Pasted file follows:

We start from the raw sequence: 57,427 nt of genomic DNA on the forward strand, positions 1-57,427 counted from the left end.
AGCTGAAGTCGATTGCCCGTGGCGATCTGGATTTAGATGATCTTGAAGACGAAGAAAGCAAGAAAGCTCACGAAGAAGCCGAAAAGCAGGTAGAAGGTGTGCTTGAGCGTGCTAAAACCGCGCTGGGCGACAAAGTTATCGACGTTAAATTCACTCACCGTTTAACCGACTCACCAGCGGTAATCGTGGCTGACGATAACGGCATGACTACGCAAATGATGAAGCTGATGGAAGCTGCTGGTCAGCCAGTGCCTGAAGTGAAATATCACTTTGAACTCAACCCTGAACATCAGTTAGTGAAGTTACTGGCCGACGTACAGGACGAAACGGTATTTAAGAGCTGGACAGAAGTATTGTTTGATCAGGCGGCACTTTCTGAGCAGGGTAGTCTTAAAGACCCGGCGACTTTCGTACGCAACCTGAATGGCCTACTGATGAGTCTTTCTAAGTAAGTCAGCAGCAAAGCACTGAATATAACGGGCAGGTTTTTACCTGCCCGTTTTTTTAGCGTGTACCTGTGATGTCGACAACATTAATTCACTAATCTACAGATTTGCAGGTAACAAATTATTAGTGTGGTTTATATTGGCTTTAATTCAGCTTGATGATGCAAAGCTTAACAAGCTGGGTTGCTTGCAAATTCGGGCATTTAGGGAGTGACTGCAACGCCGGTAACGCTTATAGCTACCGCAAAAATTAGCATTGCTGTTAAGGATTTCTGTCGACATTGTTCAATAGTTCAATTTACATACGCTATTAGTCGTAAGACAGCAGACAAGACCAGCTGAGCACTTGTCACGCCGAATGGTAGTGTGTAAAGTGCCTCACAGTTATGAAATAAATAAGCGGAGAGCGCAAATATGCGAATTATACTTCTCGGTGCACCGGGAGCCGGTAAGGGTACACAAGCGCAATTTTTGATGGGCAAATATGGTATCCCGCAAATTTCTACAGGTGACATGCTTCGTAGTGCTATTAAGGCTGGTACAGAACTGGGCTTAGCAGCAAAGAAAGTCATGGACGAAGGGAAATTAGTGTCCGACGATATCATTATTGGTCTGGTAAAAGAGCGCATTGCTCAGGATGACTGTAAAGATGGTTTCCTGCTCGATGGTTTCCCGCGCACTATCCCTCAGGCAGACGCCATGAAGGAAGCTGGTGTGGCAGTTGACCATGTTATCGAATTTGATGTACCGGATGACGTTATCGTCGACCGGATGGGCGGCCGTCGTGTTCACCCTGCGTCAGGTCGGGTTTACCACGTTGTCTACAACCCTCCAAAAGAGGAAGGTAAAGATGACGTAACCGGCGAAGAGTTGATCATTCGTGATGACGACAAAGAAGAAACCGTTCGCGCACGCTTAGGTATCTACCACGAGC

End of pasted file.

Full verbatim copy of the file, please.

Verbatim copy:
We start from the raw sequence: 57,427 nt of genomic DNA on the forward strand, positions 1-57,427 counted from the left end.
AGCTGAAGTCGATTGCCCGTGGCGATCTGGATTTAGATGATCTTGAAGACGAAGAAAGCAAGAAAGCTCACGAAGAAGCCGAAAAGCAGGTAGAAGGTGTGCTTGAGCGTGCTAAAACCGCGCTGGGCGACAAAGTTATCGACGTTAAATTCACTCACCGTTTAACCGACTCACCAGCGGTAATCGTGGCTGACGATAACGGCATGACTACGCAAATGATGAAGCTGATGGAAGCTGCTGGTCAGCCAGTGCCTGAAGTGAAATATCACTTTGAACTCAACCCTGAACATCAGTTAGTGAAGTTACTGGCCGACGTACAGGACGAAACGGTATTTAAGAGCTGGACAGAAGTATTGTTTGATCAGGCGGCACTTTCTGAGCAGGGTAGTCTTAAAGACCCGGCGACTTTCGTACGCAACCTGAATGGCCTACTGATGAGTCTTTCTAAGTAAGTCAGCAGCAAAGCACTGAATATAACGGGCAGGTTTTTACCTGCCCGTTTTTTTAGCGTGTACCTGTGATGTCGACAACATTAATTCACTAATCTACAGATTTGCAGGTAACAAATTATTAGTGTGGTTTATATTGGCTTTAATTCAGCTTGATGATGCAAAGCTTAACAAGCTGGGTTGCTTGCAAATTCGGGCATTTAGGGAGTGACTGCAACGCCGGTAACGCTTATAGCTACCGCAAAAATTAGCATTGCTGTTAAGGATTTCTGTCGACATTGTTCAATAGTTCAATTTACATACGCTATTAGTCGTAAGACAGCAGACAAGACCAGCTGAGCACTTGTCACGCCGAATGGTAGTGTGTAAAGTGCCTCACAGTTATGAAATAAATAAGCGGAGAGCGCAAATATGCGAATTATACTTCTCGGTGCACCGGGAGCCGGTAAGGGTACACAAGCGCAATTTTTGATGGGCAAATATGGTATCCCGCAAATTTCTACAGGTGACATGCTTCGTAGTGCTATTAAGGCTGGTACAGAACTGGGCTTAGCAGCAAAGAAAGTCATGGACGAAGGGAAATTAGTGTCCGACGATATCATTATTGGTCTGGTAAAAGAGCGCATTGCTCAGGATGACTGTAAAGATGGTTTCCTGCTCGATGGTTTCCCGCGCACTATCCCTCAGGCAGACGCCATGAAGGAAGCTGGTGTGGCAGTTGACCATGTTATCGAATTTGATGTACCGGATGACGTTATCGTCGACCGGATGGGCGGCCGTCGTGTTCACCCTGCGTCAGGTCGGGTTTACCACGTTGTCTACAACCCTCCAAAAGAGGAAGGTAAAGATGACGTAACCGGCGAAGAGTTGATCATTCGTGATGACGACAAAGAAGAAACCGTTCGCGCACGCTTAGGTATCTACCACGAGC